Despite new data showing that what students major in is far more important in landing a well-paying job than where they graduated from, students continue to put themselves through unnecessary hell (“The College-Admissions Crucible,” The New Yorker, May 29). I seriously doubt that will change.
The problem is that young people and their parents are obsessed with brands. The truth is that there is little evidence to support the assumption that a degree from, say, Harvard is intrinsically more valuable than one from, say, the University of Mississippi. Instead, it’s the marketing of the brand that has caused the assumption.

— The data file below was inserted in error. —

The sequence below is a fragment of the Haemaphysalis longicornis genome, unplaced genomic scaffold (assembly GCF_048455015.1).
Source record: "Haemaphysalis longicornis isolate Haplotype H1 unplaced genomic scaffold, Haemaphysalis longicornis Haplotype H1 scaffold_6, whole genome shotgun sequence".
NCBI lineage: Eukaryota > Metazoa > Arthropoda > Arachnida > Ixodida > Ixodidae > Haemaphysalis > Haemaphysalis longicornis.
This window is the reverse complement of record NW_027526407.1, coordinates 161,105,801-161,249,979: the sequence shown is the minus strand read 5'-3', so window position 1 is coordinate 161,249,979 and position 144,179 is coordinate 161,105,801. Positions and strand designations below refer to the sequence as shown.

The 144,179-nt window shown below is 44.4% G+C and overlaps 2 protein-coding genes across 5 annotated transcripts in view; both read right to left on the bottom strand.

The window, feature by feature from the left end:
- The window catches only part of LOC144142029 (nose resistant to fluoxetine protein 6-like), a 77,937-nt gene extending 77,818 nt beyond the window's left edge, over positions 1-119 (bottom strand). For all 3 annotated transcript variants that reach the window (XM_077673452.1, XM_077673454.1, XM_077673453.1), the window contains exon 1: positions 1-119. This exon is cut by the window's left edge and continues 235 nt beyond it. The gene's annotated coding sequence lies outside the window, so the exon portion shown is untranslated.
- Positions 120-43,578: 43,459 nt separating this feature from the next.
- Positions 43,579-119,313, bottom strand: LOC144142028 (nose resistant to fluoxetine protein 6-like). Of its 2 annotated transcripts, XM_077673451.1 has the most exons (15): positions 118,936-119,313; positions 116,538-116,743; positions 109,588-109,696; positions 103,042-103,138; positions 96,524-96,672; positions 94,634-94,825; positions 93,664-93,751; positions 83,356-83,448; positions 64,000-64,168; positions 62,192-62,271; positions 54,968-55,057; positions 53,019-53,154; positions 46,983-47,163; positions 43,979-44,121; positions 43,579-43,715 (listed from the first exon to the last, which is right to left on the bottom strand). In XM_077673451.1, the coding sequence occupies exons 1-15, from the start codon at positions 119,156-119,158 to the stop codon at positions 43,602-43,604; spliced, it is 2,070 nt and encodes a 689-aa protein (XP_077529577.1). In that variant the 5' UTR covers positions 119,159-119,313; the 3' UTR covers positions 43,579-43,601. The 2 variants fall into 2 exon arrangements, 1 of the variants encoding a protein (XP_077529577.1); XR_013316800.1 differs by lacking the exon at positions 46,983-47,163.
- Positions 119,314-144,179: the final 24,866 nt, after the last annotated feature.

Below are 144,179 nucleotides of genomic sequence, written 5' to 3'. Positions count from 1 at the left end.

When few people graduated from college in this country, it mattered little what graduates studied during their four years. But today things are different. A computer science major is far more likely to land a high-salary position than a gender-studies major.
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